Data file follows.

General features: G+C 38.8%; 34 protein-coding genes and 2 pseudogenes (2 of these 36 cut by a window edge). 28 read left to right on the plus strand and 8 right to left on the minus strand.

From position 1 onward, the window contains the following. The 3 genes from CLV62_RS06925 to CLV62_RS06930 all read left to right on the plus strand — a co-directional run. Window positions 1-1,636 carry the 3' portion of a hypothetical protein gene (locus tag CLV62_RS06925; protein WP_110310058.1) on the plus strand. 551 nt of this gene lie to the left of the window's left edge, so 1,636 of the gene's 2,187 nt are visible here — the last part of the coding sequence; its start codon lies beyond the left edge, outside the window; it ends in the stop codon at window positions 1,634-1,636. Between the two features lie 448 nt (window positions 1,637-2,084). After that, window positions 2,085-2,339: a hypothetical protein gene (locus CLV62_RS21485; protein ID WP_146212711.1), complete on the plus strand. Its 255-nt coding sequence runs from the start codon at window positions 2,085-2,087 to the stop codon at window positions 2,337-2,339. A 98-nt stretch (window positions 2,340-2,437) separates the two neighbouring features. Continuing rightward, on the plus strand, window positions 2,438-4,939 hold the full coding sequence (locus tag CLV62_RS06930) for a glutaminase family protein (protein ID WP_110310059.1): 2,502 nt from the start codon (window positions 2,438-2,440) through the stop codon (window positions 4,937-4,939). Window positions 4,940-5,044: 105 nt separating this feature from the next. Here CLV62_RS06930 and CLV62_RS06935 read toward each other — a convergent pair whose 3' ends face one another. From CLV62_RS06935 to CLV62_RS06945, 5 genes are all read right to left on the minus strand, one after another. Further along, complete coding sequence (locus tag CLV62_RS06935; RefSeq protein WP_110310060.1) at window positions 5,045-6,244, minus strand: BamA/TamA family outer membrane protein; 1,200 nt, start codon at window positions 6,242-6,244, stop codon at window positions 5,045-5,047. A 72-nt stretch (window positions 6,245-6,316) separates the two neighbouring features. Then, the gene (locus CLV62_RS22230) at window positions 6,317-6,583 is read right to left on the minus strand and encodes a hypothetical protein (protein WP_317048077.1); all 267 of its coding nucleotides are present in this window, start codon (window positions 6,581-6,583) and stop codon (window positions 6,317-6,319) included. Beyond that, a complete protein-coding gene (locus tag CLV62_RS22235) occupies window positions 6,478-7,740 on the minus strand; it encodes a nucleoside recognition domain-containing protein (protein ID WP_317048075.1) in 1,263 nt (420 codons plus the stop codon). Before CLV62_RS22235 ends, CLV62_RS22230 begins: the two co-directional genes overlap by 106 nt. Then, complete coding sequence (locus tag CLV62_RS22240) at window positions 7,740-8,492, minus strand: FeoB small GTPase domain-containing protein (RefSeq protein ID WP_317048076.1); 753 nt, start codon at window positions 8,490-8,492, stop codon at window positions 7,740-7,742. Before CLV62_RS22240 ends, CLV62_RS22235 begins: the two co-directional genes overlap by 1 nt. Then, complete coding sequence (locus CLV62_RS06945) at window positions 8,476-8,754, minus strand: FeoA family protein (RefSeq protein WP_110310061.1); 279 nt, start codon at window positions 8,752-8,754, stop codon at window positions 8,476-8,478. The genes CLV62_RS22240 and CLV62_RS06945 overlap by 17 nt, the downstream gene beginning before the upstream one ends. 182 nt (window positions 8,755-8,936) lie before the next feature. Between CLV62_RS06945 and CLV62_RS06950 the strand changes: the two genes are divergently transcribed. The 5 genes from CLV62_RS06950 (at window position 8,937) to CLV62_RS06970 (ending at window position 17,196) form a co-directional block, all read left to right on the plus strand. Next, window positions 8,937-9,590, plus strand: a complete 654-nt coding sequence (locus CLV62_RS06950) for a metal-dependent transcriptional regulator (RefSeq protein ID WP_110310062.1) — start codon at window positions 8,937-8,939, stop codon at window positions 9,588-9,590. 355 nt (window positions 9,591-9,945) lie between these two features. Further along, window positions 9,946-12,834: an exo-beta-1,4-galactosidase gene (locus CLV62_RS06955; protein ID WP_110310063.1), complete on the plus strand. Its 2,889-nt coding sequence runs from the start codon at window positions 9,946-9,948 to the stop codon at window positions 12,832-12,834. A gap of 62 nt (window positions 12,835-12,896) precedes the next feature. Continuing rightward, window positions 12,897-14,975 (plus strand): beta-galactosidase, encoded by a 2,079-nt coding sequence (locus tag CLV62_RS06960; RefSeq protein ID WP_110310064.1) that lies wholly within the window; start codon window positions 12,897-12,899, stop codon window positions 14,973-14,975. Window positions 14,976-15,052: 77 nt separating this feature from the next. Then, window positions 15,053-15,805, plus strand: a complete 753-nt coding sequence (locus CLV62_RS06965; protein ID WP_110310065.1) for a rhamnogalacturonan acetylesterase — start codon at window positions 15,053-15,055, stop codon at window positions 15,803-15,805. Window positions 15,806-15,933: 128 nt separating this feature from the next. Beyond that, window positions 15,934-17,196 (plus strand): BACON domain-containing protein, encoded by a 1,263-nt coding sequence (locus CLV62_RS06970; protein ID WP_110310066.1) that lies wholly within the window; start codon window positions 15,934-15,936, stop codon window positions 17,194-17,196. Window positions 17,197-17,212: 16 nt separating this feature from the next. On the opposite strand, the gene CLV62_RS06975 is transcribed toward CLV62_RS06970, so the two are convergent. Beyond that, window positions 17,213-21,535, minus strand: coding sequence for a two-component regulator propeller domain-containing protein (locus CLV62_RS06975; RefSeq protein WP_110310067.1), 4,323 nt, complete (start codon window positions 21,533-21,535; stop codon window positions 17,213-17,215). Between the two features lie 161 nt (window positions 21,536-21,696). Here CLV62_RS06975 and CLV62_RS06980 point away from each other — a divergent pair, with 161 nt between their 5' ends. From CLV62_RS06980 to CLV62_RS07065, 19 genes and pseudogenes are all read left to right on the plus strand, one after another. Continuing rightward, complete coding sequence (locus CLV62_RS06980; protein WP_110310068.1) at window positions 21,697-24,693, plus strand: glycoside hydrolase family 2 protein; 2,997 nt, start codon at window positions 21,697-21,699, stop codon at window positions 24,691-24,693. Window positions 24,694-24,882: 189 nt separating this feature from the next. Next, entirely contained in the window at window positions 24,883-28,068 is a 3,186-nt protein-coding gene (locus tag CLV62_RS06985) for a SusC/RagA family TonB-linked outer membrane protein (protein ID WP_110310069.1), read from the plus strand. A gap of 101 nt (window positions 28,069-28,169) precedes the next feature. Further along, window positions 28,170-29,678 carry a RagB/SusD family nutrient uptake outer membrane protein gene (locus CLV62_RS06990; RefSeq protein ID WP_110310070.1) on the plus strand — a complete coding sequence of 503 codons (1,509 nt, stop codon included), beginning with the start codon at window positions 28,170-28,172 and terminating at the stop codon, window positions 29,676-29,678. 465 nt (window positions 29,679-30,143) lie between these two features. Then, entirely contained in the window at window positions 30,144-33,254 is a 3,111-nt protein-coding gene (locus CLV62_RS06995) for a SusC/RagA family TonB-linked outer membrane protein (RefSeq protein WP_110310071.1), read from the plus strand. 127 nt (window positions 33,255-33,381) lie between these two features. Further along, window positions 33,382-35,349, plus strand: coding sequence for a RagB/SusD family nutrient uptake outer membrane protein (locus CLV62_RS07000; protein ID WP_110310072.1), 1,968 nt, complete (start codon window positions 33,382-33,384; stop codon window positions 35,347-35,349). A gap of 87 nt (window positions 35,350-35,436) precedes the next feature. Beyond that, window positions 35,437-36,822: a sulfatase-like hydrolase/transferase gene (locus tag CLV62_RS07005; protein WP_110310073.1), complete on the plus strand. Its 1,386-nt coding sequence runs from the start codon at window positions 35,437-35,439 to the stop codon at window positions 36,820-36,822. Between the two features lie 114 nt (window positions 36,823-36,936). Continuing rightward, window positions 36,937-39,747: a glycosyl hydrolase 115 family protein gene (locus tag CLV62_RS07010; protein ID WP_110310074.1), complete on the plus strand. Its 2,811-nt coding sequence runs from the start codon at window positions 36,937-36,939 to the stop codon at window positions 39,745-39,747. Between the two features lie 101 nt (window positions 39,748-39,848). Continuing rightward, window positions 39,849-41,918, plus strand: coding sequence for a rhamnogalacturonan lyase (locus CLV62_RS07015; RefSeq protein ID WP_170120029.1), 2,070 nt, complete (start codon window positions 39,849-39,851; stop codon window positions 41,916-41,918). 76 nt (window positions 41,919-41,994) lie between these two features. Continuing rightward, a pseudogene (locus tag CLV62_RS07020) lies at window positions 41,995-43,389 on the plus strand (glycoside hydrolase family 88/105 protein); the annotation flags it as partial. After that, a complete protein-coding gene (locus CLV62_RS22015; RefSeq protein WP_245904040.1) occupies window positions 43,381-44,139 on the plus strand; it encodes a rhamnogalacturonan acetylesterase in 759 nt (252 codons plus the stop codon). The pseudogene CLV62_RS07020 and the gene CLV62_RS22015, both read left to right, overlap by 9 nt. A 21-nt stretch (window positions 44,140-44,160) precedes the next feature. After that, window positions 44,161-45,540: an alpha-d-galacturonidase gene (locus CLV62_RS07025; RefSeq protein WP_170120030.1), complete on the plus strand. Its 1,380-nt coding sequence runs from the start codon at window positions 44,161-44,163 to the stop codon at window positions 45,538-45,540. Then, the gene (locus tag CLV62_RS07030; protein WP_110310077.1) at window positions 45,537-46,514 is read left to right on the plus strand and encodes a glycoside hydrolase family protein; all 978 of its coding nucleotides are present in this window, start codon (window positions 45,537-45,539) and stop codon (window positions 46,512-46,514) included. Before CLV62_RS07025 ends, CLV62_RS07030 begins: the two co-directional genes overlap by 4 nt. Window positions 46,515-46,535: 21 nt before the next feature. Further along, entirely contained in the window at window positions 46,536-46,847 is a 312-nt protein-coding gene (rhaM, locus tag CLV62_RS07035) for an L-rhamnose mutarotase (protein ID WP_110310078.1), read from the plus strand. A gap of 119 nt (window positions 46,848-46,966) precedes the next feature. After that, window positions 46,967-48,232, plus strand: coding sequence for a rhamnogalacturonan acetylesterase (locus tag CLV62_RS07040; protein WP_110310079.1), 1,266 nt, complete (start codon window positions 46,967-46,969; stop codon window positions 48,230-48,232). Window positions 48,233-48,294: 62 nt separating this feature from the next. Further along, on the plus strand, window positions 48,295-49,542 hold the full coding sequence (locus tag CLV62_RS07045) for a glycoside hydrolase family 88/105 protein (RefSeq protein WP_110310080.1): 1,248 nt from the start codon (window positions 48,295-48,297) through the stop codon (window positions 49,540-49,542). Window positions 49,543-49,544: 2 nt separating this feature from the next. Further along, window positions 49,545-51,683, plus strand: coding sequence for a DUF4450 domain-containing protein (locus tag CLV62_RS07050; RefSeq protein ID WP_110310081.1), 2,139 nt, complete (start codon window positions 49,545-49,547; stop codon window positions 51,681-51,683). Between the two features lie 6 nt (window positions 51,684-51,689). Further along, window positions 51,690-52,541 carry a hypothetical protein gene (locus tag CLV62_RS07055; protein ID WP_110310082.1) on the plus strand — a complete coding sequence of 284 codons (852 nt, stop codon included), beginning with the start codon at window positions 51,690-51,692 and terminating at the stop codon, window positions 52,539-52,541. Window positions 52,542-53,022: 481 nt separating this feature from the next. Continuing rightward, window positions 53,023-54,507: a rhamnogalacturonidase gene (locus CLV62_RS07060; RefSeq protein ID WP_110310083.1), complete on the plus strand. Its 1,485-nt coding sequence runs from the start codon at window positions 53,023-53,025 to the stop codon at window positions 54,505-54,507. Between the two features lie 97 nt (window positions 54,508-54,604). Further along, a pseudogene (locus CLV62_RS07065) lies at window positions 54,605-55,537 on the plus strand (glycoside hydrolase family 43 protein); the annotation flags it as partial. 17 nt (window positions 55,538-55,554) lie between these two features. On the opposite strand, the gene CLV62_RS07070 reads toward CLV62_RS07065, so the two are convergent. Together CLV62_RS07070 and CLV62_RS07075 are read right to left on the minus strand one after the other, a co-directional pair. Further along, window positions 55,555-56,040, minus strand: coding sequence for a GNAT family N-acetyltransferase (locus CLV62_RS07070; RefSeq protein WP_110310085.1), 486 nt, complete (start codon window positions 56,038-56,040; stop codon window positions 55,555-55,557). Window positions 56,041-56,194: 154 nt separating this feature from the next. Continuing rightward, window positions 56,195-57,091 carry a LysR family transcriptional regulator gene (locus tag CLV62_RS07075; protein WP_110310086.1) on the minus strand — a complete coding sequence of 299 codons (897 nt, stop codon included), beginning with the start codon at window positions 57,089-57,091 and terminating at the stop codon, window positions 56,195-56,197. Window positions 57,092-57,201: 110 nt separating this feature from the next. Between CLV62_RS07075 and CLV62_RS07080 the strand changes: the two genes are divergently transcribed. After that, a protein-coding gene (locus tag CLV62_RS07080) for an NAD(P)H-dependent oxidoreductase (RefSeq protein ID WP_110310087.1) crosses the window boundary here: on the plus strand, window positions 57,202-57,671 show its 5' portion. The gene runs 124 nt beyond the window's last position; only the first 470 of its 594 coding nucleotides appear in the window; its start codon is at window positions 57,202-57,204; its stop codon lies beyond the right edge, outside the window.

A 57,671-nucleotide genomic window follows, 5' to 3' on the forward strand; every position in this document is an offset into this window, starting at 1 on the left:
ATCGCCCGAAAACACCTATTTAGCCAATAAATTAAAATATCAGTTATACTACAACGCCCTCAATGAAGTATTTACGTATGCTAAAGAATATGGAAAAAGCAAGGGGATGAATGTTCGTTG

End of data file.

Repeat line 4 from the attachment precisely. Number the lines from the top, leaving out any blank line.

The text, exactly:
ATCGCCCGAAAACACCTATTTAGCCAATAAATTAAAATATCAGTTATACTACAACGCCCTCAATGAAGTATTTACGTATGCTAAAGAATATGGAAAAAGCAAGGGGATGAATGTTCGTTG